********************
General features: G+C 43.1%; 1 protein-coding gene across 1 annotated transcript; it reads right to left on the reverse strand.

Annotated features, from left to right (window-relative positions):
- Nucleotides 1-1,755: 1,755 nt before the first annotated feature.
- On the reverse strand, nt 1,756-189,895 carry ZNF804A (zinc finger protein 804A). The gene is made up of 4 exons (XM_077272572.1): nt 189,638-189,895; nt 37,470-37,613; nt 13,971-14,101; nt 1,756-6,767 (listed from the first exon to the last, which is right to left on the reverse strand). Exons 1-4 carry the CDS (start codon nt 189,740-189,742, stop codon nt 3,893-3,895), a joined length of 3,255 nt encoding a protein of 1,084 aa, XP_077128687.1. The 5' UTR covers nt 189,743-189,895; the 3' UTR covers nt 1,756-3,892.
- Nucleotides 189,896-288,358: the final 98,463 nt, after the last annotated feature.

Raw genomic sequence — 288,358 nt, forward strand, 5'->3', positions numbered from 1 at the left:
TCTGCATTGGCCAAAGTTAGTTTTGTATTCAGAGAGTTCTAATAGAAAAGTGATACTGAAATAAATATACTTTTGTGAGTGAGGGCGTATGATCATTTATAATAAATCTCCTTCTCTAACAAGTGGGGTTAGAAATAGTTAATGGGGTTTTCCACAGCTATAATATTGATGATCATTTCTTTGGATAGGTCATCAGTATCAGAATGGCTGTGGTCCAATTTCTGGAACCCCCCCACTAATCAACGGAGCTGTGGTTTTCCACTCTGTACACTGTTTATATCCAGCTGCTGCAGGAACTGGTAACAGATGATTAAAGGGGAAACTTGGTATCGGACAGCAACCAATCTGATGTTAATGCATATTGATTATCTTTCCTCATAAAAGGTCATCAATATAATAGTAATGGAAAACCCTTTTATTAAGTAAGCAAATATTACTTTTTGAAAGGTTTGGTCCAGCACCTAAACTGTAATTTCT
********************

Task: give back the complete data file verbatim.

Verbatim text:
General features: G+C 43.1%; 1 protein-coding gene across 1 annotated transcript; it reads right to left on the reverse strand.

Annotated features, from left to right (window-relative positions):
- Nucleotides 1-1,755: 1,755 nt before the first annotated feature.
- On the reverse strand, nt 1,756-189,895 carry ZNF804A (zinc finger protein 804A). The gene is made up of 4 exons (XM_077272572.1): nt 189,638-189,895; nt 37,470-37,613; nt 13,971-14,101; nt 1,756-6,767 (listed from the first exon to the last, which is right to left on the reverse strand). Exons 1-4 carry the CDS (start codon nt 189,740-189,742, stop codon nt 3,893-3,895), a joined length of 3,255 nt encoding a protein of 1,084 aa, XP_077128687.1. The 5' UTR covers nt 189,743-189,895; the 3' UTR covers nt 1,756-3,892.
- Nucleotides 189,896-288,358: the final 98,463 nt, after the last annotated feature.

Raw genomic sequence — 288,358 nt, forward strand, 5'->3', positions numbered from 1 at the left:
TCTGCATTGGCCAAAGTTAGTTTTGTATTCAGAGAGTTCTAATAGAAAAGTGATACTGAAATAAATATACTTTTGTGAGTGAGGGCGTATGATCATTTATAATAAATCTCCTTCTCTAACAAGTGGGGTTAGAAATAGTTAATGGGGTTTTCCACAGCTATAATATTGATGATCATTTCTTTGGATAGGTCATCAGTATCAGAATGGCTGTGGTCCAATTTCTGGAACCCCCCCACTAATCAACGGAGCTGTGGTTTTCCACTCTGTACACTGTTTATATCCAGCTGCTGCAGGAACTGGTAACAGATGATTAAAGGGGAAACTTGGTATCGGACAGCAACCAATCTGATGTTAATGCATATTGATTATCTTTCCTCATAAAAGGTCATCAATATAATAGTAATGGAAAACCCTTTTATTAAGTAAGCAAATATTACTTTTTGAAAGGTTTGGTCCAGCACCTAAACTGTAATTTCT